"Our students will have the privilege of learning about the social aspects of medicine from a recognized leader in this field," said Wertheim College of Medicine Dean John Rock. "The energy and the vision of professors like Dr. Greer will inspire our students and propel this young college of medicine into a leadership position on the national stage."
The Wertheim College of Medicine welcomes its first class of 43 students on Monday, Aug. 3.
President Obama on Thursday praised Greer and his fellow honorees for "their relentless devotion to breaking down barriers and lifting up their fellow citizens."
"These outstanding men and women represent an incredible diversity of backgrounds. Their tremendous accomplishments span fields from science to sports, from fine arts to foreign affairs," said President Obama in a statement. "Yet they share one overarching trait: Each has been an agent of change. Each saw an imperfect world and set about improving it, often overcoming great obstacles along the way."
Added FIU President Modesto A. Maidique, "Dr. Greer represents the best that our community has to offer. This great honor is testament to the caliber of doctors that FIU's Wertheim College of Medicine has attracted. We are honored to call Dr. Greer one of our own."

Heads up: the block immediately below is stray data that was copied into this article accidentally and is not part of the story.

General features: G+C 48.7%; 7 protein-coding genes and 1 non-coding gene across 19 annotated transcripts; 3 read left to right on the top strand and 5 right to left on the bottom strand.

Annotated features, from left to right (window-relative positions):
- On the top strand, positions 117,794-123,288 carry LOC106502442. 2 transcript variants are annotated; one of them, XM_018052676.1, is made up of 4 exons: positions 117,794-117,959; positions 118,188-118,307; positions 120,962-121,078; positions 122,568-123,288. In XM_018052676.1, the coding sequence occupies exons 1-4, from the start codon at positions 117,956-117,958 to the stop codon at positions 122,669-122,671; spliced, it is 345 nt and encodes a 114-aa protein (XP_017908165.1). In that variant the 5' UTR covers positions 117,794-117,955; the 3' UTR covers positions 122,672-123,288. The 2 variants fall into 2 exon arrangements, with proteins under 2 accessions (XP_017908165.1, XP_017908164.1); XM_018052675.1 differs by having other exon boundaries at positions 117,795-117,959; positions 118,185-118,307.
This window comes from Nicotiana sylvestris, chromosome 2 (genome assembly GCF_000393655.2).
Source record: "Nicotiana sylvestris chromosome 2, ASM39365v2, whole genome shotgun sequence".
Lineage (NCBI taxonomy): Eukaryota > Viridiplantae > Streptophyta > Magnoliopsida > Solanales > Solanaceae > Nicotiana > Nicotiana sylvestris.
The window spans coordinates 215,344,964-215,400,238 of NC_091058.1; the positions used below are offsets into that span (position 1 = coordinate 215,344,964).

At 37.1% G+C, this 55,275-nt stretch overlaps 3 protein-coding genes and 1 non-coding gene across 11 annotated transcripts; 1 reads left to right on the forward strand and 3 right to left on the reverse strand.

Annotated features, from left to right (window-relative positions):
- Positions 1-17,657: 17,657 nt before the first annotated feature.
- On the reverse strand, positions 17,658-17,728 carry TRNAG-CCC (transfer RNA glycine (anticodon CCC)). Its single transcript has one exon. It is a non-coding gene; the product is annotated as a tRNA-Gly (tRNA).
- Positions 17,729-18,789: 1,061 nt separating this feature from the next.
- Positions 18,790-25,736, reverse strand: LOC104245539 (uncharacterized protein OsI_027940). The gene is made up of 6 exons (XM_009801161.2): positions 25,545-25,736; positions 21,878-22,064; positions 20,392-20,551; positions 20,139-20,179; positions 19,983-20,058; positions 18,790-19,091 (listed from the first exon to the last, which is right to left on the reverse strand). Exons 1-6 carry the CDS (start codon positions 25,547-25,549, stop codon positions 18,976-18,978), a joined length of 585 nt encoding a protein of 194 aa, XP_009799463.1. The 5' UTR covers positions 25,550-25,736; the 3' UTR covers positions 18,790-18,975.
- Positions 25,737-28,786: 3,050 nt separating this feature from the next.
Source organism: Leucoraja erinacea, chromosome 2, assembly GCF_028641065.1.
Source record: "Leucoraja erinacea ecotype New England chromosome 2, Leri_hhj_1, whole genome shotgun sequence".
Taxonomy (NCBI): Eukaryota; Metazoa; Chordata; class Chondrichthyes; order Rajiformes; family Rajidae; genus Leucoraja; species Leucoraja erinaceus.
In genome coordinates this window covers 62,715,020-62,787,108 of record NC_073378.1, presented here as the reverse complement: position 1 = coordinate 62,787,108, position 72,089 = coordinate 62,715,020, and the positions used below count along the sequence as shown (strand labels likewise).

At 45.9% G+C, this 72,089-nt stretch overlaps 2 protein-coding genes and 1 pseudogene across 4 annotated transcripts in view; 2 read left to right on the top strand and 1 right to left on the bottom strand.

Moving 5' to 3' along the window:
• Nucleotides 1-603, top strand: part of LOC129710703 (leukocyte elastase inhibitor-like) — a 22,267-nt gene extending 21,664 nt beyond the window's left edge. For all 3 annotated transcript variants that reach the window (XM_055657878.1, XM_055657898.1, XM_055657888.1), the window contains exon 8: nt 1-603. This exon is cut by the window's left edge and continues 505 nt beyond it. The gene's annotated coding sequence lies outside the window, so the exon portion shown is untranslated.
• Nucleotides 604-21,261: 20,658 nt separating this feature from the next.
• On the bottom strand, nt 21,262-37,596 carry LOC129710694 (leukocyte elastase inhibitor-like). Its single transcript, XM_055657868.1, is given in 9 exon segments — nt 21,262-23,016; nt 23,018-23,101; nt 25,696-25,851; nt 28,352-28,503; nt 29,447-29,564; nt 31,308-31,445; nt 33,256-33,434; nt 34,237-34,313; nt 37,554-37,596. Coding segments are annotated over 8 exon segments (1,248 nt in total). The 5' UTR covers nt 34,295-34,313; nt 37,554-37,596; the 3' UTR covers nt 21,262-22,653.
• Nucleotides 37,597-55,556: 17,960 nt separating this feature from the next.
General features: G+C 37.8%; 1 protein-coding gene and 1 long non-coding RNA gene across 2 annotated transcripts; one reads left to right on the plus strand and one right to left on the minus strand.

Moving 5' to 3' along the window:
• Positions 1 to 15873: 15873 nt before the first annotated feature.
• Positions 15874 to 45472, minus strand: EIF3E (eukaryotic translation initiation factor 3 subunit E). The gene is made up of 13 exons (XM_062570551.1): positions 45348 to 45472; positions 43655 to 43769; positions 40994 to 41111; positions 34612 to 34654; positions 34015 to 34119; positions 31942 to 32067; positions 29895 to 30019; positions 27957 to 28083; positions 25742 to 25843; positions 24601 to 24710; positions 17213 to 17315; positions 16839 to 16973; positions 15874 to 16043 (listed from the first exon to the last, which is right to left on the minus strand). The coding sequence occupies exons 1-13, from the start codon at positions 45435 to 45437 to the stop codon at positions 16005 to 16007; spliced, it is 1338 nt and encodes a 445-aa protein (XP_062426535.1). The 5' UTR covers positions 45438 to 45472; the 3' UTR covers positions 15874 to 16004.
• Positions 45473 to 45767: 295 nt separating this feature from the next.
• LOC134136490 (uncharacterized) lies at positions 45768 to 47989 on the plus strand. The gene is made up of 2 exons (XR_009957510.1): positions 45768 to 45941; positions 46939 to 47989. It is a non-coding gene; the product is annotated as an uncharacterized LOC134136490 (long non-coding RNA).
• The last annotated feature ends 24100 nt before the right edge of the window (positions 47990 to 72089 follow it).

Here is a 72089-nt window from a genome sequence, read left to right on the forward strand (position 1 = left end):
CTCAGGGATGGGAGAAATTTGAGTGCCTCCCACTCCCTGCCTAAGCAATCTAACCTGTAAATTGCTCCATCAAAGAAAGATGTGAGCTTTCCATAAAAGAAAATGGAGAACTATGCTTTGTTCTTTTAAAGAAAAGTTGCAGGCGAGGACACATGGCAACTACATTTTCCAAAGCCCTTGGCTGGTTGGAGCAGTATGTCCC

Greer has been awarded the prestigious MacArthur "Genius" Fellowship, the Doctor of the Year for Teaching by the Magazine Hippocrates, and has received the Presidential Service Award from Presidents Bill Clinton, George H.W. Bush, and Jimmy Carter. Dr. Greer also was named the Health Care Hero of the Americas by Pan American Health Organization in Washington DC in 2005. He has advised both the Bush Sr. and Clinton Administration in issues of healthcare and poverty. He has published articles ranging from digestive and liver disorders to policy and poverty in America, as well as the book, Waking Up in America.
He did his undergraduate studies at the University of Florida and earned his medical degree from the Pontifica Universidad Madre y Maestra in Santiago, Dominican Republic. Greer did his internship, residency and was Chief Medical resident at JMH/ VA in Miami as well as two fellowships in Gastroenterology and Hepatology there. He is a Fellow of the American College of Physicians and the American College of Gastroenterology.